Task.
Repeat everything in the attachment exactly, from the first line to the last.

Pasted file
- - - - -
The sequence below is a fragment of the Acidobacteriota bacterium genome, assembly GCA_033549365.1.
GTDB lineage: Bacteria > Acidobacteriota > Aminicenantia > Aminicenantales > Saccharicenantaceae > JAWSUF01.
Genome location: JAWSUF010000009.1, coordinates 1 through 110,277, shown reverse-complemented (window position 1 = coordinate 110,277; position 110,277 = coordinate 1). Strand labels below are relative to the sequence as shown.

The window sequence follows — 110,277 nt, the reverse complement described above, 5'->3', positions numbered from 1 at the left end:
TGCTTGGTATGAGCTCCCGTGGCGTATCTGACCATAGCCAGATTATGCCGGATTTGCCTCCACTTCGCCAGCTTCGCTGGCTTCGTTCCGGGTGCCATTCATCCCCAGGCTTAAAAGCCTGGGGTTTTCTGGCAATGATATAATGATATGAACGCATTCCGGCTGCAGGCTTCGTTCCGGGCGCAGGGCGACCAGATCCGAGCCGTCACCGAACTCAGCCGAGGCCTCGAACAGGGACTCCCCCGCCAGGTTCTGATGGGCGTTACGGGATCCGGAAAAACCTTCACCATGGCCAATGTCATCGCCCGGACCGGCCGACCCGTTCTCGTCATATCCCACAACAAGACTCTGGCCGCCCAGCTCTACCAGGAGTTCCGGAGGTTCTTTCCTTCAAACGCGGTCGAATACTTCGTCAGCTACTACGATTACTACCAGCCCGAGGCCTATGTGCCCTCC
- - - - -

The sequence below is a fragment of the Acidobacteriota bacterium genome, assembly GCA_033549365.1.
GTDB lineage: Bacteria > Acidobacteriota > Aminicenantia > Aminicenantales > Saccharicenantaceae > JAWSUF01.
Genome location: JAWSUF010000009.1, coordinates 1 through 110,277, shown reverse-complemented (window position 1 = coordinate 110,277; position 110,277 = coordinate 1). Strand labels below are relative to the sequence as shown.

The window sequence follows — 110,277 nt, the reverse complement described above, 5'->3', positions numbered from 1 at the left end:
TGCTTGGTATGAGCTCCCGTGGCGTATCTGACCATAGCCAGATTATGCCGGATTTGCCTCCACTTCGCCAGCTTCGCTGGCTTCGTTCCGGGTGCCATTCATCCCCAGGCTTAAAAGCCTGGGGTTTTCTGGCAATGATATAATGATATGAACGCATTCCGGCTGCAGGCTTCGTTCCGGGCGCAGGGCGACCAGATCCGAGCCGTCACCGAACTCAGCCGAGGCCTCGAACAGGGACTCCCCCGCCAGGTTCTGATGGGCGTTACGGGATCCGGAAAAACCTTCACCATGGCCAATGTCATCGCCCGGACCGGCCGACCCGTTCTCGTCATATCCCACAACAAGACTCTGGCCGCCCAGCTCTACCAGGAGTTCCGGAGGTTCTTTCCTTCAAACGCGGTCGAATACTTCGTCAGCTACTACGATTACTACCAGCCCGAGGCCTATGTGCCCTCC